Vegetarian Concoctions

March 29, 2007

Bread sticks

Filed under: Basil, Breads, Cheese, Garlic, Snacks and Appetizers — Hema @ 11:04 am

Horrible horrible week. The past week was sick….literally. First the kiddo, then me and then H. The only silver lining was that all of us did not fall sick at the same time. Getting better was no fun either. Disinfecting three whole baskets of laundry and cleaning up the mess we called our home took up another 3 days. I was dragging myself to work in the morning. Getting back home in the evening was worse…just thinking of all the work that lay waiting. If this was not enough, TEAM-INDIA added to our misery*. We played against Sri Lanka and the rest is history that I hope will never be repeated again. It took me quite some time to digest the fact that we did’nt even make it to the top eight teams. Half way through our innings I switched off the TV. What a shame!

What better way to vent out my anger and frustration than cooking?…and thats what I did. Baking, actually. Since my sourdough bread success story, I have been tempted to experiment with various breads and bread sticks seemed to be the simplest to start off with. I had made some a week earlier and they turned out soft and delicious. Here is my second attempt captured for records:


What you need:

All-purpose flour – 2 1/2 – 3 cups

White unsalted butter – 1/2 stick (4 tablespoon)

Commercial yeast – 2 tsp

sugar – 1 tsp

Salt – about 1 1/2 tsp

Water – as required

Cheese sticks:
Cheddar cheese – 1/2 cup

Garlic sticks:
Garlic – 1 clove
Garlic salt and dried basil to garnish

Combine sugar and yeast in warm water and let rest for about 10 mts till bubbly. Add the flour, salt and butter. The butter should be at room temperature and softned when added. Incorporate the butter into the flour with your hands and then add enough water to get a soft and workable dough but not sticking to your hands while kneading(see tip 1 below). Add extra flour if needed. Knead the dough for about 10 minutes while pushing the dough away from you with your palms. Brush some olive oil on it and let this rise for about 1 1/2 – 2 hrs in a warm place till it doubles in size (tip 2). Punch back the dough and now add your flavourings (tip 3). I made two kinds: cheese and garlic. To half the dough I added shedded cheddar cheese and to the other half minced garlic. Then I shaped them into sticks and garnished the garlic one with garlic salt and dried basil. You can really get creative with the flavors and shapes here. I placed the sticks on baking trays 3-4 inches apart and let the dough rise one last time – about 1 – 1 1/2 hrs (tip 4). This went into a 375 degrees preheated oven for about 25 minutes till the crust is golden brown. Brush some butter on the crust as soon as they come out of the oven (tip 5) and serve with your favourite soup or marinara sauce.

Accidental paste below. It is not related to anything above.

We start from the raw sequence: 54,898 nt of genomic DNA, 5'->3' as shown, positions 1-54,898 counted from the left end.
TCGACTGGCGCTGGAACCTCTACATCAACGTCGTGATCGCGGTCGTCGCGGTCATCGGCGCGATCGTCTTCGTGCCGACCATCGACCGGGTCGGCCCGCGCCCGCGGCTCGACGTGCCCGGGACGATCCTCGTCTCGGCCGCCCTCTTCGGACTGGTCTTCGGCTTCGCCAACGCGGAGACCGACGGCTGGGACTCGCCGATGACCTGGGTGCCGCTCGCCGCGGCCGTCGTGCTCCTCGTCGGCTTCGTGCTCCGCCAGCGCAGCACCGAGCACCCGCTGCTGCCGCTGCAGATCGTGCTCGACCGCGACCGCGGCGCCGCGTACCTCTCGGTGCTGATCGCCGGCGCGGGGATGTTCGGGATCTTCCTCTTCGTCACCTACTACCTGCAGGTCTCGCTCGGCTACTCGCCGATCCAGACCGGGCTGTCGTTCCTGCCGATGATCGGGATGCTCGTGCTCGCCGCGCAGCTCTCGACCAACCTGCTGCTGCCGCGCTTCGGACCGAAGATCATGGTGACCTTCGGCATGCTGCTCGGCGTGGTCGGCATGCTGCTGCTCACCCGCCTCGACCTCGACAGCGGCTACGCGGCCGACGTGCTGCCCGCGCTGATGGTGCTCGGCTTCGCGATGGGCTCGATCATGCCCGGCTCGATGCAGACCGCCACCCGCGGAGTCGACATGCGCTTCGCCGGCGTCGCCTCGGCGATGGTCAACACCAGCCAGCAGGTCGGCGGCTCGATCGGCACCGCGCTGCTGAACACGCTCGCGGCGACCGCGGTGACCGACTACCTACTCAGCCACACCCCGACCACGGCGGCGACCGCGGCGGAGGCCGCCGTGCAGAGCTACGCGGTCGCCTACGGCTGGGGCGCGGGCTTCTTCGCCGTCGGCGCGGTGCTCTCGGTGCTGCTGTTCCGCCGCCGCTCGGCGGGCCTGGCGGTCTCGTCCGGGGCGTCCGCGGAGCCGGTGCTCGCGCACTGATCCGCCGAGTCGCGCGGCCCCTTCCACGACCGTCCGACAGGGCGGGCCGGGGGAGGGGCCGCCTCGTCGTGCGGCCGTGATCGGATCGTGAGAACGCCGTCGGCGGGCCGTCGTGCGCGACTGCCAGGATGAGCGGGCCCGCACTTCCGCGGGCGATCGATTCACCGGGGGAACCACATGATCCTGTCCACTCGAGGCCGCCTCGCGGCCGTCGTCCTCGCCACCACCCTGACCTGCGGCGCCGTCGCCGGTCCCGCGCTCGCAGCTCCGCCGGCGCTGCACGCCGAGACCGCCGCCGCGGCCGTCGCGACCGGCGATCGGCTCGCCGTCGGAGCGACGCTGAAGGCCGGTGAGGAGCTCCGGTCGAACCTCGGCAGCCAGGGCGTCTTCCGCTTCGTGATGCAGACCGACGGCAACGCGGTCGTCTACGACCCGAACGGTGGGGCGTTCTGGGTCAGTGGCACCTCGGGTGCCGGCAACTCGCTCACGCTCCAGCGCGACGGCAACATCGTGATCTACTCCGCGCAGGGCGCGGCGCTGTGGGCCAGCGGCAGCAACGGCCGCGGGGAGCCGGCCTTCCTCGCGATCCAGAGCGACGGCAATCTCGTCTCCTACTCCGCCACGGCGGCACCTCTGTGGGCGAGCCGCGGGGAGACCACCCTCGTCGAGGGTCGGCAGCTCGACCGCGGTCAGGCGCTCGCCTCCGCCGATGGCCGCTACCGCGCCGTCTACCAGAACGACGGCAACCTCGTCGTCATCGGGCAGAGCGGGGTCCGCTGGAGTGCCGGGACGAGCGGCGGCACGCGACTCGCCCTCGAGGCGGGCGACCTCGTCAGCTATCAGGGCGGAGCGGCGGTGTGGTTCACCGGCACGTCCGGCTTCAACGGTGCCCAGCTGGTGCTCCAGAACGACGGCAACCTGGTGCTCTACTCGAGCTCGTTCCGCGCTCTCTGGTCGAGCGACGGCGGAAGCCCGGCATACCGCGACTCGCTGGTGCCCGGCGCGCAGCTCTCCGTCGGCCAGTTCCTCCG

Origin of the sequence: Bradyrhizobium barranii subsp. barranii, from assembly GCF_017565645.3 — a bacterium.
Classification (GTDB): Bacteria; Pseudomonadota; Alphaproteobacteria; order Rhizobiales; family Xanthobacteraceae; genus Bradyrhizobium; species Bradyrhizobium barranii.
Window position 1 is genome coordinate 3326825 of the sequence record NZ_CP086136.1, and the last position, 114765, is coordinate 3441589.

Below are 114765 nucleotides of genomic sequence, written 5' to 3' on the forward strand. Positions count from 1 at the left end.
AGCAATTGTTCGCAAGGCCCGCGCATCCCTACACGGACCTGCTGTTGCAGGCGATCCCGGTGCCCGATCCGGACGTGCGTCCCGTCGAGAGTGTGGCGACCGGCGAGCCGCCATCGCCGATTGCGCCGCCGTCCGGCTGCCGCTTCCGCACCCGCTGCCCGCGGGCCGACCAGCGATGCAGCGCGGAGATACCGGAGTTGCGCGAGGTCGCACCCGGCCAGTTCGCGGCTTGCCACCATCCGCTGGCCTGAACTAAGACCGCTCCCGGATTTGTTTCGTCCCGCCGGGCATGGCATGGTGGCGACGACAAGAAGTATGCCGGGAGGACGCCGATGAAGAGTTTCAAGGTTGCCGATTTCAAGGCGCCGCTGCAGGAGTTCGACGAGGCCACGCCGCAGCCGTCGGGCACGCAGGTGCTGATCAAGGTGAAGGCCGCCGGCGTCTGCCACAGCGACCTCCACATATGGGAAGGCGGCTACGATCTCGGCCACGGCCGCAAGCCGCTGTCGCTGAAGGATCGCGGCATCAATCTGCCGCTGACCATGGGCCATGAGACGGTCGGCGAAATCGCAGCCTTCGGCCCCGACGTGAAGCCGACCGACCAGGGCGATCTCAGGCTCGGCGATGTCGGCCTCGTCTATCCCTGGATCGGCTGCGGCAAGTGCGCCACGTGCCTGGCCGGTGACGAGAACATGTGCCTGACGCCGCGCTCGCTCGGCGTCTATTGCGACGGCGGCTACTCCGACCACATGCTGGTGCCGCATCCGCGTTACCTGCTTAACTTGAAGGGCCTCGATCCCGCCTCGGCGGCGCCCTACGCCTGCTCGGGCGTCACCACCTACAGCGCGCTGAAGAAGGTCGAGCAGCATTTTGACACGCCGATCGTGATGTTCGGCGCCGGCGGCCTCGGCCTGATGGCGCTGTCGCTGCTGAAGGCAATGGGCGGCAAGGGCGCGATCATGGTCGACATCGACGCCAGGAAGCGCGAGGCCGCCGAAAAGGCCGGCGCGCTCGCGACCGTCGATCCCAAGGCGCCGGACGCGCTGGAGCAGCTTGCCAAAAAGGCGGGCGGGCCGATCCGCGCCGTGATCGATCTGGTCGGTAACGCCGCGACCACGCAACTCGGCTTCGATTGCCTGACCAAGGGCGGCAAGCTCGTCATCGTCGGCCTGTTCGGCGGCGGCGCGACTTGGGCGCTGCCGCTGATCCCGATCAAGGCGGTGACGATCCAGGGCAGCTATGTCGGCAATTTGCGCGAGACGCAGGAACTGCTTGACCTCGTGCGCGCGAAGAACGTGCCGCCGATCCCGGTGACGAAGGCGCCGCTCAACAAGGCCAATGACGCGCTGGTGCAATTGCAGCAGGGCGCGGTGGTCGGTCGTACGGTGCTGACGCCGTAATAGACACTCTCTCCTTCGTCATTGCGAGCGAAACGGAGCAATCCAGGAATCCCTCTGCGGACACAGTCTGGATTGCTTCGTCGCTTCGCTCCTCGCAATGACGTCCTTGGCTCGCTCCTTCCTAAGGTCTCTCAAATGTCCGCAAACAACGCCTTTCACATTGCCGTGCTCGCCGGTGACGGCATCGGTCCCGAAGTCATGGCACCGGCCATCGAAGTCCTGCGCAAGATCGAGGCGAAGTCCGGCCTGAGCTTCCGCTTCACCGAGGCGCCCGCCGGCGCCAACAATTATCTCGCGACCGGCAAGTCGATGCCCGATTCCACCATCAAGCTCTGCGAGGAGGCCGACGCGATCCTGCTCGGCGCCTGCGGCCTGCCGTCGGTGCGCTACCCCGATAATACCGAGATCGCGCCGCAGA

With the few tips I learnt about bread making from an expert bread-maker, I guess I should send it to Sushma’s Monthly cooking tipology:

1. After the rise, the bread gets softer and hence stickier. So, the dough should not be too soft when you knead it in the first place.

2. If you don’t have a pilot lamp or a light in your oven or a warm corner in your kitchen to help rise your dough, you could place the dough in a small enclosure close to a saucepan with boiling water. This also helps in keeping the crust soft.

3. Some herbs and spices seem to inhibit growth of yeast. Hence, it is best to incorporate the flavors in the bread during the last rise.

4. The more number of times you punch back your bread and let it rise again, the finer will be the pores in your bread. If you want your bread to have big pores, just let the dough rise once and bake.

5. If you want a soft crust, like our bread sticks here, always brush the crust with molten butter as soon as they come out of the oven. If you want the crust to be hard/crisp, like in sourdough bread, skip the butter on the crust.

*CRICKET – the sport. The ICC world cup games are on in West Indies.


February 13, 2007

Sourdough bread

Filed under: All-Purpose flour, Baking, Breads — Hema @ 11:00 am

It was a cold, lazy weekend afternoon early last year. The little one was happily tucked away into her blanket for a nap and dear hubby was watching football. I was flipping through one of the baking books I had bought recently and a recipe caught my attention – Sourdough bread. We both love this bread and always bought it from the store. Can it be made at home? Then, began an extensive research for methods and ingredients on the internet.